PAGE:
46. The Panel identified the following mitigating factors:
i. the lack of any previous regulatory findings against the Registrant;
ii. the Registrant’s plea of guilty at the Crown Court;
iii. the Registrant’s greater insight shown since the adjourned hearing in March 2020.
47. The Panel identified the following aggravating factors:
i. there was a pattern of dishonesty;
ii. the dishonesty occurred over a period of some six months;
iii. the dishonesty was premeditated.
48. The Panel took into account that the Registrant has been apologetic and remorseful. The Panel also took into account the greater degree of insight which he has shown at the Sanction stage. The Panel also took the view that there was, by virtue of such insight, a greater degree of remediation demonstrated. In view of such developments, the Panel considered that the risk of repetition of such behaviour is low.
49. However, due to the nature of the dishonesty, the Panel was of the view that it was serious, although it was not at the highest level. It was neither minor nor isolated, and occurred over a period of some six months.
50. The Panel was of the view that mediation is not appropriate in light of the fact that the Registrant’s conduct led to a serious conviction.
51. The Panel discounted taking no further action because the misconduct was too serious for such an outcome, and the lack of a sanction would not satisfy the public interest in this case.
52. With regard to a Caution Order, the SP states at paragraph 101:
“A caution order is likely to be an appropriate sanction for cases in which:
•the issue is isolated, limited, or relatively minor in nature;
•there is a low risk of repetition;
•the registrant has shown good insight; and
•the registrant has undertaken appropriate remediation.”
53. The Panel was of the view that a Caution Order is not appropriate or proportionate because the behaviour which led to the conviction was neither isolated, limited or relatively minor, and while there is a low risk of repetition, the conviction is too serious for the public interest to be satisfied by such a sanction.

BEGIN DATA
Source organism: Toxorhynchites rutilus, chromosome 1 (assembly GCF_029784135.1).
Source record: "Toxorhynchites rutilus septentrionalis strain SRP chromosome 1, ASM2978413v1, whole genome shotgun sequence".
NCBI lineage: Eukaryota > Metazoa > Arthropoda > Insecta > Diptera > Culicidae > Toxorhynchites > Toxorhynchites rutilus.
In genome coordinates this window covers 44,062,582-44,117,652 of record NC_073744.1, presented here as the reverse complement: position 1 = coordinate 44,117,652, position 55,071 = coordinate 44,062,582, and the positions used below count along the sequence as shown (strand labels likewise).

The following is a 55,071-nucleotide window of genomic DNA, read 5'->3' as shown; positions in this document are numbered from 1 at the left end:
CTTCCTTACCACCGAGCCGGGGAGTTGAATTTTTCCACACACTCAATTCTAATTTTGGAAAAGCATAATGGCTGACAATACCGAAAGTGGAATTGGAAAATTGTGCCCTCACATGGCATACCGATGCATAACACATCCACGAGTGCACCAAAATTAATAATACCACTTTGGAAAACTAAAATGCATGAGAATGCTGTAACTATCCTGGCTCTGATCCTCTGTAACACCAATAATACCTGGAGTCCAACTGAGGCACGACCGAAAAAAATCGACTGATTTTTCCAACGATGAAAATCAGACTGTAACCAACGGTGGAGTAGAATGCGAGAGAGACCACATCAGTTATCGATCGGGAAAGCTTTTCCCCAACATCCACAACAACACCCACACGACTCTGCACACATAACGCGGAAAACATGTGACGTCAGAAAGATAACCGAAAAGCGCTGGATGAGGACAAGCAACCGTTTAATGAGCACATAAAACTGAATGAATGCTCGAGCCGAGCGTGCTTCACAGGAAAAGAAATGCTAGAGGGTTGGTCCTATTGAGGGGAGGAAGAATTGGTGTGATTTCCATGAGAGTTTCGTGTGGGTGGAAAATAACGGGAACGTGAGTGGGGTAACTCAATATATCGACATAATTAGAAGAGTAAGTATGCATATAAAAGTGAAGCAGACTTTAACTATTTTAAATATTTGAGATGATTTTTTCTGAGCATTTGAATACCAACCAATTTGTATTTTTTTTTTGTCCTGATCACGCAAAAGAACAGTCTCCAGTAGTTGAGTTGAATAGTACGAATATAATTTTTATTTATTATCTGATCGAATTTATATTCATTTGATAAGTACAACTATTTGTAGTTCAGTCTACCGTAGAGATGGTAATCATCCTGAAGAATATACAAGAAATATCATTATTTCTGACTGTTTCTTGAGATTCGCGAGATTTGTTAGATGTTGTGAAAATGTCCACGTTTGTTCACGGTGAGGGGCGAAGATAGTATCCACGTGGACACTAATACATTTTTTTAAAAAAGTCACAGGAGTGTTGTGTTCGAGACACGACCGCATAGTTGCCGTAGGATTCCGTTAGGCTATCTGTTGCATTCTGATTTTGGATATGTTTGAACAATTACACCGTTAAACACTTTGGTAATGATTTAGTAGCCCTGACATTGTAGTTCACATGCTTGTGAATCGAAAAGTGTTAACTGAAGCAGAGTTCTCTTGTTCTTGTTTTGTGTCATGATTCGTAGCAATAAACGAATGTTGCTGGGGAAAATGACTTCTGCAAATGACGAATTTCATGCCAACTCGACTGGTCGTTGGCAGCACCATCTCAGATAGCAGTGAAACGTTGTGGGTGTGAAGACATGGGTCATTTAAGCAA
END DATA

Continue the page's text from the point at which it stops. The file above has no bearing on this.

54. The Panel next considered a Conditions of Practice Order but was satisfied that this would not be appropriate because there are no concerns about the Registrant’s clinical practice to which conditions could be attached. Further, in any event, no conditions could be formulated which could address public confidence in the profession and the regulatory process.
55. The Panel next considered a Suspension Order and considered paragraph 121 of the SP:
“A suspension order is likely to be appropriate where there are serious concerns which cannot be reasonably addressed by a conditions of practice order, but which do not require the registrant to be struck off the Register. These types of cases will typically exhibit the following factors:
• the concerns represent a serious breach of the Standards of conduct, performance and ethics;
• the registrant has insight;
• the issues are unlikely to be repeated; and
• there is evidence to suggest the registrant is likely to be able to resolve or remedy their failings. “
56. The Registrant’s conviction represents a serious breach of a fundamental tenet of the profession, honesty and integrity (Standard 9). However, the Registrant has, at the sanction stage, shown a good level of insight. He has engaged with the regulatory process. The Panel has already determined there is a low risk of repetition, and that there are no public protection concerns which form a basis for the finding of impairment or the sanction which will be imposed.
57. In light of these factors, the Panel was satisfied that a Suspension Order is appropriate and proportionate. The Panel concluded that a duration of six months is appropriate and proportionate, because it reflects on the one hand, the Registrant’s increased insight and, by virtue of such insight, remediation, which has developed since March 2020. In light of the factors which the Panel has taken into account, as set out above, such duration also sufficiently addresses the need to maintain public confidence in the profession and the regulatory process, uphold proper standards, and send a clear message that such conduct is unacceptable. The Panel was satisfied that such an outcome is a proportionate result when weighing these various factors in the balance.
58. The Panel considered paragraphs 130 and 131 of the SP
“A striking off order is a sanction of last resort for serious, persistent, deliberate or reckless acts involving (this list is not exhaustive):
• dishonesty …
A striking off order is likely to be appropriate where the nature and gravity of the concerns are such that any lesser sanction would be insufficient to protect the public, public confidence in the profession, and public confidence in the regulatory process. In particular where the registrant:
• lacks insight;
• continues to repeat the misconduct or, where a registrant has been suspended for two years continuously, fails to address a lack of competence; or
• is unwilling to resolve matters.”
59. In the Panel’s view, in light of the factors referred to above, including the insight and remediation demonstrated, a Striking Off Order would be disproportionate.
60. In coming to its decision, the Panel took into account the principle of proportionality, and the impact that such a sanction may have on the Registrant’s right to practise his profession, as well as the reputational and the financial impacts. However, the Panel decided that the need to uphold the public interest meant that a Suspension Order for six months is proportionate.